It is important to me to not expose my family, our workers, nor our customers to toxic chemicals. For this reason, people often ask me how we manage insect pests on our farm without chemicals. The answer is pretty simple: we intercrop. We bolster the plant’s natural defenses. We encourage diverse populations of beneficial insects. We use natural products such as extracts, soaps, or natural oils, and if all else fails, we simply do not grow the crop. This year we are going a step further and planting a trap crop! The idea of a trap crop came to us via the Alabama Cooperative Extension, who spoke at the Southeast Fruit and Vegetable Conference. They suggested we plant sunflowers and sorghum near our tomatoes, to “trap” stink bugs and leaf footed bugs. We will be giving it a try this season. It seems that no single method works, but they all work together.
The idea behind a trap crop is that you plant a crop just for the pest insects, in the hopes that they will enjoy your trap crop more than they want your market crop. In the case of tomatoes, stink bugs and leaf footed bugs are two of the biggest pests and cause little yellow marks on the skin, with white marks on the internal flesh. They make the tomatoes unmarketable. This is why we grow cherry and grape tomatoes more than full sized tomatoes. Stink bugs don’t like cherry tomatoes! Next week we will plant sunflowers in the row right next to where we will put the tomatoes. Then in May, we will plant the sorghum to continue the trapping job. According to the Alabama Cooperative Extension, the pollen on sunflowers and sorghum is irresistible to these pests. Hopefully, they like them better than tomatoes!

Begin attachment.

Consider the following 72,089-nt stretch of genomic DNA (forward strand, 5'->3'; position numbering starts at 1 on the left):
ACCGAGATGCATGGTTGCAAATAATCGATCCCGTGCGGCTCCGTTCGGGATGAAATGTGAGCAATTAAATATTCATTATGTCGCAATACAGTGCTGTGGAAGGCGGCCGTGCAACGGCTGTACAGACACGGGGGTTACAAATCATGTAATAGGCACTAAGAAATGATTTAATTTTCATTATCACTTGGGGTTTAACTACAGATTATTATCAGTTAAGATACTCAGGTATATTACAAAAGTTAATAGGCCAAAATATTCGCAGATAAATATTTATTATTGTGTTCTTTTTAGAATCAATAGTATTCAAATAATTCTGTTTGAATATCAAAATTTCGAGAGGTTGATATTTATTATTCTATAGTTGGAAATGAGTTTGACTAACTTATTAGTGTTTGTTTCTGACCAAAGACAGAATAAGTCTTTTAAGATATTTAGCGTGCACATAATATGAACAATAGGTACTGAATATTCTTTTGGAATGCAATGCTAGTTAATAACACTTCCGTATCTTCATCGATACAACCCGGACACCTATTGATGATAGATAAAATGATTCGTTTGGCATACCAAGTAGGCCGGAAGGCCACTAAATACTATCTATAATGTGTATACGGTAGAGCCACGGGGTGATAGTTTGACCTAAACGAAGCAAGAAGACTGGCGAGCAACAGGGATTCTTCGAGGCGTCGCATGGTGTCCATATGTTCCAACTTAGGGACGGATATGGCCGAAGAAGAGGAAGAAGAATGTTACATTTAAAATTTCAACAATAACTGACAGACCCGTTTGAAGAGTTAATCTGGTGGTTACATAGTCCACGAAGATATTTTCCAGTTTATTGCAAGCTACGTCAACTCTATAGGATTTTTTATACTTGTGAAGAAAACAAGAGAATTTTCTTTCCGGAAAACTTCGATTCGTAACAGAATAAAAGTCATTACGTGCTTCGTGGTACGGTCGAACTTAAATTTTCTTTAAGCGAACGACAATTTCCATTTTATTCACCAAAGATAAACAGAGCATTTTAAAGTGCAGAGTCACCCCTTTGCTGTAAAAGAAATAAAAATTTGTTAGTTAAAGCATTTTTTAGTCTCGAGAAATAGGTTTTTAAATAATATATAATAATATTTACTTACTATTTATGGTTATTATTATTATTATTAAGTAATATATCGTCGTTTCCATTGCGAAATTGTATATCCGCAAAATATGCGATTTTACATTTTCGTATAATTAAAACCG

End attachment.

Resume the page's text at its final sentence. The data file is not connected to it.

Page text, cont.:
Insect pests love it when they can find a big expanse of their favorite food. They get right in there and start munching away, having babies, and calling in all their buddies! Just a few caterpillars or mites can quickly turn into a zillion. One of our strategies for managing this is to confuse the pests by mixing up the crops. For example, caterpillars especially love crops in the brassica family, such as kale, broccoli, and cabbage. If you plant them all together in one big field, you will be supplying an all-you-can-eat buffet! To solve this problem, we spread these crops all around the farm. We also try to “hide” them among other crops the pests might not like. For example, we may plant 3 lines of something in the kale or cabbage family (that caterpillars love) and then switch to a few lines of something in a different family, such as lettuce or beets, that isn’t a host for that pest. The hope is that even if a pest gets into one area, it won’t easily move on to other areas.
Additionally, we try to harness the crops’ natural ability to deter pests. When plants perceive the presence of a pest, they spring into action, producing compounds that may taste bad to insects, inhibit their reproduction, or possibly make them sick. These are often phenolic compounds and antioxidants,that may even have a positive impact on human health. Plants also can produce volatile methyl jasmonate, which acts as an attractant to beneficial insects, further helping to manage the bad guys. It has been proven by a graduate student at the Nova Scotia Agricultural College that treating your crop with seaweed extract elicits one of the same pathways within the plant that is responsible for this natural resistance1. Our crops get a good weekly dose of seaweed extract. It helps them grow better, resist pests better and ultimately yield better!